The consequences of nicotine — including the feeling of ‘reward’—quickly wear off, encouraging smokers to continue to use tobacco to retake the feeling, and to avoid symptoms of withdrawal.

In cigarettes and other forms of tobacco, nicotine is the principal addictive substance. Nicotine is a medicine which attacks many parts of the body, including the brain. Over time, they get used to getting nicotine in the body and brain. About 80–90% of people who smoke regularly are nicotine addicts. It gets into the brain within 10 seconds after getting into the body. It causes the brain to release adrenaline and this creates a great of pleasure and energy. Yet the buzz is rapidly fading. Then a person may feel exhausted. (Villanti et al., 2011)

Signs of withdrawal is shown, when people stop smoking. Symptoms of withdrawal includes:

Dispirited or depressed, having difficulty in sleeping, feeling bad-tempered‚ edge ‚ grouchy; having trouble thinking; clearly and focused, feeling anxious and jumpy, slowing heart rate, feeling hungry or gaining weight, unpleasant, including irritability, cravings, problems with attention, disturbed sleep and increased appetite. Medication called nicotine replacement therapy (NRT) helps to have a relieve from the symptoms of withdrawal.

  • Behavioural factors:

Besides the physical factors that make it difficult for adolescents to avoid smoking, behavioural factors often have a role: adolescents also equate smoking, its smell and sound with a variety of habits, including alcohol usage and hanging out with smoking peers (Kim et al., 2019). The effect of peers on the smoking activity of adolescents seems to diminish with age (Bonilha et al., 2011). But when teenagers start smoking and whether their smoking rises to everyday use is a significant factor (Hong et al., 2013).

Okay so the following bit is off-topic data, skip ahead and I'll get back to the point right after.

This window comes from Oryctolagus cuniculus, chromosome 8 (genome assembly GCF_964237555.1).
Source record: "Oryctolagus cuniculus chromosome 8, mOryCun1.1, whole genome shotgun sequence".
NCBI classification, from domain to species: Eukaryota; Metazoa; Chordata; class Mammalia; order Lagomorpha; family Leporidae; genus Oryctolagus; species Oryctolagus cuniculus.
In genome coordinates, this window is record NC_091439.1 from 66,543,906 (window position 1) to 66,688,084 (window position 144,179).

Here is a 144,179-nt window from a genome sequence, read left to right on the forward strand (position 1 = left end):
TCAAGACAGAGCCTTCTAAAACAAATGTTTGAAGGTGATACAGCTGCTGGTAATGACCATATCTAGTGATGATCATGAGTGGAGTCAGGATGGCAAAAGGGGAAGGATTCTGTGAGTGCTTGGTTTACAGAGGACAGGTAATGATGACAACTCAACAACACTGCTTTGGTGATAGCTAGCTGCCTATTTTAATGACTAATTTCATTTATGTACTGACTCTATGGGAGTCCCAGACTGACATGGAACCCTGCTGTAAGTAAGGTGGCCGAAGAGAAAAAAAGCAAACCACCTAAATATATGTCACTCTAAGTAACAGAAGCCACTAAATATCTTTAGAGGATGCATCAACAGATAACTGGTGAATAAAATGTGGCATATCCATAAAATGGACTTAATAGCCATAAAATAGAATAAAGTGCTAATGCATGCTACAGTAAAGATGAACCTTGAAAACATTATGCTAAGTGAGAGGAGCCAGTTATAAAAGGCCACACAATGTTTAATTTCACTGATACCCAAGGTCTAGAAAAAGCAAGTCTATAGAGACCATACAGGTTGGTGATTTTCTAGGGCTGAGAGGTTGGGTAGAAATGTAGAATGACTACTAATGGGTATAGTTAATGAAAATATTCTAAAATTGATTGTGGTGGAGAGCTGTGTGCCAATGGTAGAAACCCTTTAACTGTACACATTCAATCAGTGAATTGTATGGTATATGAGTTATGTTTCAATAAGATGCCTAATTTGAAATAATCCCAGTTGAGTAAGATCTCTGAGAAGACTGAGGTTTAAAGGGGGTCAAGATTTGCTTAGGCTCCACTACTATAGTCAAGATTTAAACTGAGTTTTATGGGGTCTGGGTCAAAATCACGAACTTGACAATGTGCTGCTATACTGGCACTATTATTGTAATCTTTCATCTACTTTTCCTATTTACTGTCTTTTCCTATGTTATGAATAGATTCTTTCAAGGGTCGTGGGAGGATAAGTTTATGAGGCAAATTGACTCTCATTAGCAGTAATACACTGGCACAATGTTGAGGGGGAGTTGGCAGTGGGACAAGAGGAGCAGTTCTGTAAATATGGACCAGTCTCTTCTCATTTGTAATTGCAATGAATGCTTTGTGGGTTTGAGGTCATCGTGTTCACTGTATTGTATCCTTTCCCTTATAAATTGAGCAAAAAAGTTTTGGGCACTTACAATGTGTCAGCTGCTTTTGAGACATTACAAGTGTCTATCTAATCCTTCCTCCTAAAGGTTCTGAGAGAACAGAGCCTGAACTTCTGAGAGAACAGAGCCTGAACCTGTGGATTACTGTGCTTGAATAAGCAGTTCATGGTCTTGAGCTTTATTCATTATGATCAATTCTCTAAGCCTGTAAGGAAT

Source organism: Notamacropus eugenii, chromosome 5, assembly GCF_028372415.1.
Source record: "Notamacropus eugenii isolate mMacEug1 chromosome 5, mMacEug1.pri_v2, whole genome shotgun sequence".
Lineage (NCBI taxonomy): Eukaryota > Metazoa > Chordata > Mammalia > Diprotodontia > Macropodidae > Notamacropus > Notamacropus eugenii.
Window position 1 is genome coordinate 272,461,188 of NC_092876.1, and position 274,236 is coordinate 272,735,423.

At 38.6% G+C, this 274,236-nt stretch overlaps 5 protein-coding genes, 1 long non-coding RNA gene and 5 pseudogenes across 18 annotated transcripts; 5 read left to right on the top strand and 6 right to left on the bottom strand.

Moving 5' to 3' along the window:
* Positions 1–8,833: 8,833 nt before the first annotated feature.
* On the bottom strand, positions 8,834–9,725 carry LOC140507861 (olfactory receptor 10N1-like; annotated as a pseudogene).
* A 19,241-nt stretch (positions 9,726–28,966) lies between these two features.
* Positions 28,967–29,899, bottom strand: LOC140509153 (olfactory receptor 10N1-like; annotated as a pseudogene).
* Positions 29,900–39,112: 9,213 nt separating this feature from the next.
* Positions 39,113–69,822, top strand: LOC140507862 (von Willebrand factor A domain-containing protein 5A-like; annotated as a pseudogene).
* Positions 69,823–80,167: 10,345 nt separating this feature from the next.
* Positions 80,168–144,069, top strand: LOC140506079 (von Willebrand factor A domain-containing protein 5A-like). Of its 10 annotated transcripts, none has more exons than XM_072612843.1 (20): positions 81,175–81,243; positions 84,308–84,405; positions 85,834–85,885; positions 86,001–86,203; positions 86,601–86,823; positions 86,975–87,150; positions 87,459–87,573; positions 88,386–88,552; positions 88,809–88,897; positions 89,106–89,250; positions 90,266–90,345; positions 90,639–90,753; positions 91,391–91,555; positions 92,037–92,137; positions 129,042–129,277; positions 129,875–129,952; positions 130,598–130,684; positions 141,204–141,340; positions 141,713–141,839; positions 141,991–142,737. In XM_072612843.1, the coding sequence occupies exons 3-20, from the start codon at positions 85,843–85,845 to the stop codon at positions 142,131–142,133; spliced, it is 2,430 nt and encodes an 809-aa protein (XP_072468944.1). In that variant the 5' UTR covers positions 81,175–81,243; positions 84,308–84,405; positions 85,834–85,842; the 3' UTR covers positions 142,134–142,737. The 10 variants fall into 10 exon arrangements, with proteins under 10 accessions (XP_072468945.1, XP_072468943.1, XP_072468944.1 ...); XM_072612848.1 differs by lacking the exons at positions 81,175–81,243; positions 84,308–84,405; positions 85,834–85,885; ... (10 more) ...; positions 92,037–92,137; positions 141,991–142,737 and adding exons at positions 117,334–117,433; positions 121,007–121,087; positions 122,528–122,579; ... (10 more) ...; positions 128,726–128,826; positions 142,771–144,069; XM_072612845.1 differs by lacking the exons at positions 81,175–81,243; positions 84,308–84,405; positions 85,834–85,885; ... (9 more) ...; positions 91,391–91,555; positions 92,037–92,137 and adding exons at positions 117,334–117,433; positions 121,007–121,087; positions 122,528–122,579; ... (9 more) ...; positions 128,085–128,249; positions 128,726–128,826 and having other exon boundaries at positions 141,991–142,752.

• Smoking early in teenage years:

Research shows that the faster the adolescents begin to smoke cigarettes, the more likely they become nicotine addicts. (Pampel et al., 2015). According to a nationally representative health study, nearly 90 percent of adults who smoke are daily smokers during or earlier adolescence (Hong et al.,2013).

  • Concerns about weight gain:

For some adolescents, concerns about weight gain may be associated with the decision to begin smoking or with a reluctance to quit (Gilman et al., 2019). Females are less successful in stopping smoking even after they made a try.

Several domains of psychosocial risk factors are associated with cigarette smoking.(Brook et al., 2010) Which include: intrapersonal distress (e.g., depression), drug use (e.g. alcohol problems), family relationships (e.g. family conflict), adverse life experiences (e.g. low life satisfaction), financial stressors (e.g. financial strain), and contextual factors (e.g. community poverty). Intrapersonal trauma and psychological conditions are known to be linked with cigarette use. Among cigarette smokers, for example, depression levels are higher than in the overall population, and cigarette smoking is also seeming to be associated with anxiety disorders too (Zvolensky & Bernstein, 2015). Problematic alcohol consumption by individuals (e.g. alcohol dependence and abuse) is a good predictor of cigarette smoking. Cigarette smoking is also caused by family dispute and having a partner who smokes cigarettes (McKee et al., 2013). Stressful life events and financial stressors also play a major role in cigarette smoking (Siahpush et al., 2016).

Older people who tend to smoke have more trouble with age-related illnesses including diabetes, osteoporosis, and related breathing difficulties. Smoking often interferes with the metabolism of medicines that are typically administered to older adults (Doll et al., 2014). Compared to non-smokers, older adult smokers are at greater risk of experiencing difficulties in everyday life, blindness and cognitive disability behaviours. They also have greater chance of reporting mental health problems such as depression (Silvestri et al., 2015). They also record worse family relationships than former smokers, and non-smokers. When older adults avoid smoking it not only raises their life expectancy but also enhances their general well-being (Gilliland et al., 2013).

When is it too late to quit smoking